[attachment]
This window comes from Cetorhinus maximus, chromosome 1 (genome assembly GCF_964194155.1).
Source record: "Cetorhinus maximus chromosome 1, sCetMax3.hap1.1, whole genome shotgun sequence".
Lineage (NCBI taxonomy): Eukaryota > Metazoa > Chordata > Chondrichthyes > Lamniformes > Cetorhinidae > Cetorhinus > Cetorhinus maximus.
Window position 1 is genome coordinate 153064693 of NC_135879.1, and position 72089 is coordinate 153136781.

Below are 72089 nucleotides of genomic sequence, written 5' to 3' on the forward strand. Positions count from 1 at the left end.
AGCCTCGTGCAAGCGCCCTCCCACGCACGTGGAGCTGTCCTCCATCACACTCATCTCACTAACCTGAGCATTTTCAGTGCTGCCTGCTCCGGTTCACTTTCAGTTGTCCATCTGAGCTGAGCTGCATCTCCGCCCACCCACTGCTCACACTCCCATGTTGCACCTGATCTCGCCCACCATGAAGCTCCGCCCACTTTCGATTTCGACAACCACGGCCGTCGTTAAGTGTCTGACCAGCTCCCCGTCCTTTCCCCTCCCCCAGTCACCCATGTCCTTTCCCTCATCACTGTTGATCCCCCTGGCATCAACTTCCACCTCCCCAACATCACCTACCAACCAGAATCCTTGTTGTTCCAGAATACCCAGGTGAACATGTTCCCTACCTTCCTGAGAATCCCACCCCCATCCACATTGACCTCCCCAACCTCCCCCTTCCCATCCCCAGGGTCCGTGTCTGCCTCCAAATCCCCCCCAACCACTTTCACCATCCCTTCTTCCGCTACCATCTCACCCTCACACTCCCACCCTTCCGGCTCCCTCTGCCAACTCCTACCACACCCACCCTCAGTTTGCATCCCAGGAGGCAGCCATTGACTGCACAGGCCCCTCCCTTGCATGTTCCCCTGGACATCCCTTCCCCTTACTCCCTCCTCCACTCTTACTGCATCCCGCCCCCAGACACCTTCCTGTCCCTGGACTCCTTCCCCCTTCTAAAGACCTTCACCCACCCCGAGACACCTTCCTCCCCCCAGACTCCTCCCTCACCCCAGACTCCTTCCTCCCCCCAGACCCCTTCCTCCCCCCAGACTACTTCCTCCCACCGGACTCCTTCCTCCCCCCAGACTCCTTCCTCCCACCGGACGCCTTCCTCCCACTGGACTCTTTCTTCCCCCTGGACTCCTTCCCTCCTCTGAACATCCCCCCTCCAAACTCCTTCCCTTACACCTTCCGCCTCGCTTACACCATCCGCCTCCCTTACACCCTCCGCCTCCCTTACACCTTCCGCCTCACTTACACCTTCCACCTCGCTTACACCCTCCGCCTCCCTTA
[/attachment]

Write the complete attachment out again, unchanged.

This window comes from Cetorhinus maximus, chromosome 1 (genome assembly GCF_964194155.1).
Source record: "Cetorhinus maximus chromosome 1, sCetMax3.hap1.1, whole genome shotgun sequence".
Lineage (NCBI taxonomy): Eukaryota > Metazoa > Chordata > Chondrichthyes > Lamniformes > Cetorhinidae > Cetorhinus > Cetorhinus maximus.
Window position 1 is genome coordinate 153064693 of NC_135879.1, and position 72089 is coordinate 153136781.

Below are 72089 nucleotides of genomic sequence, written 5' to 3' on the forward strand. Positions count from 1 at the left end.
AGCCTCGTGCAAGCGCCCTCCCACGCACGTGGAGCTGTCCTCCATCACACTCATCTCACTAACCTGAGCATTTTCAGTGCTGCCTGCTCCGGTTCACTTTCAGTTGTCCATCTGAGCTGAGCTGCATCTCCGCCCACCCACTGCTCACACTCCCATGTTGCACCTGATCTCGCCCACCATGAAGCTCCGCCCACTTTCGATTTCGACAACCACGGCCGTCGTTAAGTGTCTGACCAGCTCCCCGTCCTTTCCCCTCCCCCAGTCACCCATGTCCTTTCCCTCATCACTGTTGATCCCCCTGGCATCAACTTCCACCTCCCCAACATCACCTACCAACCAGAATCCTTGTTGTTCCAGAATACCCAGGTGAACATGTTCCCTACCTTCCTGAGAATCCCACCCCCATCCACATTGACCTCCCCAACCTCCCCCTTCCCATCCCCAGGGTCCGTGTCTGCCTCCAAATCCCCCCCAACCACTTTCACCATCCCTTCTTCCGCTACCATCTCACCCTCACACTCCCACCCTTCCGGCTCCCTCTGCCAACTCCTACCACACCCACCCTCAGTTTGCATCCCAGGAGGCAGCCATTGACTGCACAGGCCCCTCCCTTGCATGTTCCCCTGGACATCCCTTCCCCTTACTCCCTCCTCCACTCTTACTGCATCCCGCCCCCAGACACCTTCCTGTCCCTGGACTCCTTCCCCCTTCTAAAGACCTTCACCCACCCCGAGACACCTTCCTCCCCCCAGACTCCTCCCTCACCCCAGACTCCTTCCTCCCCCCAGACCCCTTCCTCCCCCCAGACTACTTCCTCCCACCGGACTCCTTCCTCCCCCCAGACTCCTTCCTCCCACCGGACGCCTTCCTCCCACTGGACTCTTTCTTCCCCCTGGACTCCTTCCCTCCTCTGAACATCCCCCCTCCAAACTCCTTCCCTTACACCTTCCGCCTCGCTTACACCATCCGCCTCCCTTACACCCTCCGCCTCCCTTACACCTTCCGCCTCACTTACACCTTCCACCTCGCTTACACCCTCCGCCTCCCTTA